Sources from the commissionerate stated that a compensation of Rs 1 lakh is provided to eligible beneficiaries of which Rs 30,000 paid in cash while Rs 70,000 deposited in the account of the farmer. Only those cases in which farmers committed suicide due to in indebtedness, excess follow up by a bank or moneylender for repayments and low yield are considered to be eligible for the compensation. The district collector heads a committee which comprises officials of the departments concerned and NGO representatives to review farmer suicide cases. Talathi of the village does the enquiry of the farmers on various grounds and then eligibility of the beneficiary is decided.
Kishor Tiwari of Vidarbha Jan Andolan Samiti, while talking to TOI, claimed that Chief Minister Ashok Chavan himself had told officials not to show more number of beneficiaries on record and officials are following the orders. Tiwari also said that the administration has put forth the flimsy reasons to reject the case. "The administration is insensitive towards the problems of the farmers," he said. The government issued a GR regarding non-eligible beneficiaries in February this year in which it was stated that the benefits of the Antyodaya Scheme should be extended to the widows of farmers who were not considered eligible for ex-gratia. "Except Yavatmal district, this scheme is not being implemented properly," said Tiwari.
Tuesday, September 8, 2009
Sunday, September 6, 2009
Maharashtra polls: Act II, Scene IP. Sainath
There are more fronts in the fray across the State this time. And with multi-cornered contests in almost all seats, there could be some major upsets.
Unfazed by either drought or swine flu, the Congress party in the State was celebrating a victory in the upcoming Assembly elections even before these had been announced. The Congress-NCP alliance had won 25 of the State’s 48 Lok Sabha seats in May this year. The rival Sena-BJP front won 20 and others took 3. This convinced the Congress of two things. One, they would repeat their win in the Assembly polls now set for October 13. The ‘bounce’ from the Lok Sabha win will boost them further. And two, the NCP is at their mercy (which at this point it does seem to be).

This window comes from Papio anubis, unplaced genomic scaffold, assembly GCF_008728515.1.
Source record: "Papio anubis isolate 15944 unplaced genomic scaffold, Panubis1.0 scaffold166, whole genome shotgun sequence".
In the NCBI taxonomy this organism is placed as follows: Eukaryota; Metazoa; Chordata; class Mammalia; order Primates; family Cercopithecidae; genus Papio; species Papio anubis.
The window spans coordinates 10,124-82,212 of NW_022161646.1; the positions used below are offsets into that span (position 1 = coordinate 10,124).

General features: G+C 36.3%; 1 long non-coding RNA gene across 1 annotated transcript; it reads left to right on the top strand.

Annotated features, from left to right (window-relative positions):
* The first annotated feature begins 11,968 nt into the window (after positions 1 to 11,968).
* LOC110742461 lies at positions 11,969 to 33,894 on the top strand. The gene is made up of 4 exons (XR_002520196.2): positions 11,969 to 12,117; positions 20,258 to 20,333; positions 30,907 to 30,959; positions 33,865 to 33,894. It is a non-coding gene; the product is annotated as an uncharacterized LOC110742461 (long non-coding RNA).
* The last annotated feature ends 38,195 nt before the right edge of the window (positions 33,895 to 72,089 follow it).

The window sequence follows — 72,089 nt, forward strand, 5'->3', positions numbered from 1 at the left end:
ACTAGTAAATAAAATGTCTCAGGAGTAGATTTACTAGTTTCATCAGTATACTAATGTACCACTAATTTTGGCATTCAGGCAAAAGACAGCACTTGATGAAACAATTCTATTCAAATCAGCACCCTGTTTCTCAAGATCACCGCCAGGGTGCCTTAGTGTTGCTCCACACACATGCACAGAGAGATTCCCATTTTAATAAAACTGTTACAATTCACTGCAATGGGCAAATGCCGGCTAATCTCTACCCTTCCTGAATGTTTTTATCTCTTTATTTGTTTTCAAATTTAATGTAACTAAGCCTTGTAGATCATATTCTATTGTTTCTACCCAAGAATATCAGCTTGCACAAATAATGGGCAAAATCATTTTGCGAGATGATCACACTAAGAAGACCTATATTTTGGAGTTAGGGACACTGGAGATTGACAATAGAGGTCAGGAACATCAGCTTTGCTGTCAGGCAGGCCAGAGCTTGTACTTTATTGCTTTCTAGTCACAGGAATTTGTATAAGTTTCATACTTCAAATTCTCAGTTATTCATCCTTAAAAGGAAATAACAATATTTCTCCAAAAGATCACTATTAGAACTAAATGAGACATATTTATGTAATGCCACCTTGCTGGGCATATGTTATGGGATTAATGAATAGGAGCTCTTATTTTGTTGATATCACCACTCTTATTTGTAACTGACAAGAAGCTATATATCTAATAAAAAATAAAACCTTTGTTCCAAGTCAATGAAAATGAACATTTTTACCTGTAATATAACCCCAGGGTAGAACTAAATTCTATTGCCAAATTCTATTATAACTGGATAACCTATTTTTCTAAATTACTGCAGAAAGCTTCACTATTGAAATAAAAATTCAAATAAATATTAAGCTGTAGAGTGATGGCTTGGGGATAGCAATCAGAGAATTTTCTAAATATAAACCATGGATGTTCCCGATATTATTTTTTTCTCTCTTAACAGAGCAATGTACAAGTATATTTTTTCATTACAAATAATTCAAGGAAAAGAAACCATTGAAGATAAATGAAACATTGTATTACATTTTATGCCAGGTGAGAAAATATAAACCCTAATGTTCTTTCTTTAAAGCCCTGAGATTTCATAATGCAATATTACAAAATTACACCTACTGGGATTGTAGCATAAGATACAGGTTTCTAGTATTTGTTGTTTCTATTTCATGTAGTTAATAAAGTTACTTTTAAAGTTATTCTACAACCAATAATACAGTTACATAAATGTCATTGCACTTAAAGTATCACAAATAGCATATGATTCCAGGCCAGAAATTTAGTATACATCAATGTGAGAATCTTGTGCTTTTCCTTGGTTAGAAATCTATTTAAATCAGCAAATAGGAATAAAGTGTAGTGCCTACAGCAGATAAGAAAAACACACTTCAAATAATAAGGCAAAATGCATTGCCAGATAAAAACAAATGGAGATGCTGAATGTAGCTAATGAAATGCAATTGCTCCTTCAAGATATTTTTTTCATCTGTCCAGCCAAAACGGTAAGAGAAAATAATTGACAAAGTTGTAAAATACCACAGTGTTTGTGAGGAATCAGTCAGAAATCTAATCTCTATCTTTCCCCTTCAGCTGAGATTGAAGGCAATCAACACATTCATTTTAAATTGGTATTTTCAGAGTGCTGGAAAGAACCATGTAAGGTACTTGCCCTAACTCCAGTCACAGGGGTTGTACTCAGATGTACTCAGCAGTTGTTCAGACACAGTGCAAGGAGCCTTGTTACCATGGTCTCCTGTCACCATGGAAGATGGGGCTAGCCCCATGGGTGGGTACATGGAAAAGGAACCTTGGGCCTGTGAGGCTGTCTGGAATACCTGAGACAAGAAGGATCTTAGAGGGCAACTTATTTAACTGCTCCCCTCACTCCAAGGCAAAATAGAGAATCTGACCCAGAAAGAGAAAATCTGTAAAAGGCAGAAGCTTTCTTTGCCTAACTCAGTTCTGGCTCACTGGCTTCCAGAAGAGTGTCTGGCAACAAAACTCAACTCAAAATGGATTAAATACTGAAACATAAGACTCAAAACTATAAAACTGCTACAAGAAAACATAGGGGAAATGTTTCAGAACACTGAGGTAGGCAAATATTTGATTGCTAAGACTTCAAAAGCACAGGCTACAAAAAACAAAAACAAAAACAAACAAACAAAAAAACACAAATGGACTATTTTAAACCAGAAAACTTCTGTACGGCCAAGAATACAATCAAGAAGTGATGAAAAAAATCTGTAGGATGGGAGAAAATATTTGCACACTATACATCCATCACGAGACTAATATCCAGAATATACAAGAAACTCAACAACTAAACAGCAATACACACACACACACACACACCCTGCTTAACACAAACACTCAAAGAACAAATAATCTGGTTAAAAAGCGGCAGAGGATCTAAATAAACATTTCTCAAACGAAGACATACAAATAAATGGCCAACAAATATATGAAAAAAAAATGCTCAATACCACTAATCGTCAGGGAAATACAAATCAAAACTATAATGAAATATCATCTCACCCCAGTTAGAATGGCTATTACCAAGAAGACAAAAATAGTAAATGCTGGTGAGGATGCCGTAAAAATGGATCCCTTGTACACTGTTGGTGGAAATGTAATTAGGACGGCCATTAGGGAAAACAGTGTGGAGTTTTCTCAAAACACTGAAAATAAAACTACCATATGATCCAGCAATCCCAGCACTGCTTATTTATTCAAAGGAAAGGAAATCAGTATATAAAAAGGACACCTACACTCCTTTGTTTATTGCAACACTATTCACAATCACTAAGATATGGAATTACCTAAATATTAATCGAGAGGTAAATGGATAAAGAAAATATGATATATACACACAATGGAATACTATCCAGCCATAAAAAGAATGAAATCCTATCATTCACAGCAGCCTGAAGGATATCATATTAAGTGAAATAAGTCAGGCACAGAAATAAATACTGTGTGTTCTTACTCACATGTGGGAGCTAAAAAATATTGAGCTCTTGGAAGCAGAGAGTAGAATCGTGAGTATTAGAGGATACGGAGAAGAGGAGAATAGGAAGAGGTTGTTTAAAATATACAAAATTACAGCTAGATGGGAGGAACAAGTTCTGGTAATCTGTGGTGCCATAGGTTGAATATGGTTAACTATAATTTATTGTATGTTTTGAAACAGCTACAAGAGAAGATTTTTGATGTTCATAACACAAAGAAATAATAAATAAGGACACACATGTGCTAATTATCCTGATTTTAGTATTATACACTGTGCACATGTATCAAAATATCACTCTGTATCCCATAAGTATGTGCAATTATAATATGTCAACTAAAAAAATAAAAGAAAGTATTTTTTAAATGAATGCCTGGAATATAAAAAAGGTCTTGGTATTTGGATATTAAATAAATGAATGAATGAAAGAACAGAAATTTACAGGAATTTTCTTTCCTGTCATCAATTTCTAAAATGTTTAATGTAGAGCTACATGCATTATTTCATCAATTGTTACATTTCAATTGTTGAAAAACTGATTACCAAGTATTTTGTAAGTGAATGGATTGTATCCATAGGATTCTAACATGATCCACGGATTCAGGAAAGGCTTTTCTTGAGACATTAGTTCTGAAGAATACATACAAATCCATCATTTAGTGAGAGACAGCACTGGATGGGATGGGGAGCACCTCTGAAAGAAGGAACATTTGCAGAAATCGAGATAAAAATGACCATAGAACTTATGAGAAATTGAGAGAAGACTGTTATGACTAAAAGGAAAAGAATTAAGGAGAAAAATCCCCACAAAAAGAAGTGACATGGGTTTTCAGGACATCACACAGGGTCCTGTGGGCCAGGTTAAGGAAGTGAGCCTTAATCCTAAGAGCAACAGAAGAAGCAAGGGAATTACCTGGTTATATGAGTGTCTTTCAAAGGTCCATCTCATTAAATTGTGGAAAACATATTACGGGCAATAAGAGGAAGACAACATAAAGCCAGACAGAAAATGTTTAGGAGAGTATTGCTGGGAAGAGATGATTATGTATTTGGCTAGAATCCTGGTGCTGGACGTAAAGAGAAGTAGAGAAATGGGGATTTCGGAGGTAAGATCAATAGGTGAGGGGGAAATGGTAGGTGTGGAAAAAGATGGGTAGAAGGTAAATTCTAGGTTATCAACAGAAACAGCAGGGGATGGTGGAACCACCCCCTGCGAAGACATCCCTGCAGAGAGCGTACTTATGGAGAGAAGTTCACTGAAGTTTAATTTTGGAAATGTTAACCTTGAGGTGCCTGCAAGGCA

In the Lok Sabha polls this year, the Congress-NCP led in 133 of 288 Assembly segments. That’s just eleven more than the number of segments the BJP-Sena alliance led in. If this were repeated in the Assembly polls, neither side would have a majority on its own. And new fronts will cause upsets in sundry seats. Then what accounts for the confidence? In two words — Raj Thackeray. The MNS’s showing torpedoed the Shiv Sena in the Mumbai-Thane region. (Never mind that these polls could be fought on different terms and issues.)
With voting just over a month away, it’s worth asking: How has this State done in the past few years? How have governments performed?
Maharashtra lost two million jobs before the “economic slowdown” began. Food production was reckoned to have fallen 24 per cent — oilseeds 49 per cent and sugarcane 43 per cent — in 2008-09. All that, without a drought. The State is third from the bottom in the country in terms of people living in poverty. Fifth from the bottom in terms of percentages. Over thirty million people, or close to a third of Maharashtra’s population, are BPL. It is also the State worst-hit by a policy-driven agrarian crisis — a very different thing from drought. It has seen over 40,000 farmers suicides since 1995.
The State government’s own economic survey reveals plenty. It shows that employment in Maharashtra, “which was on the rise till 2004-05 at 4.3 crore, declined to 4.1 crore in 2007-08, clearly indicating the footprint of recession.” The last six words are a joke. That figure ends at March 2008. The global shock struck more than five months later. It does raise the question, though: if the State could lose so many jobs before the slowdown, how many must have vanished once that began?
Maharashtra lost those two million jobs in 2005-06, 2006-07 and 2007-08. It means that, on average, over 1,800 people lost their jobs every day in that period. In a time of rising food prices (and falling foodgrain output in the State). So how did it fare in 2008-09? We don’t know the half of it. But we do know that employment generation under various schemes fell 30 per cent. In fact a drop of 18 million days compared to 2007-08.
However, it was also during that time that India made steady progress in the Forbes lists of dollar billionaires, crossing the 51 mark (i.e. Rank 4 in the world) by 2008. More than 20 of those billionaires had an address in Mumbai. One of them is doing the city proud, building what must rank amongst the costliest residences in the planet. That, while over half the people in his city rot in slums. His Xanadu — with 27 storeys and three helipads — will be a tourist landmark. Also a shining symbol of the obscene inequality this State revels in.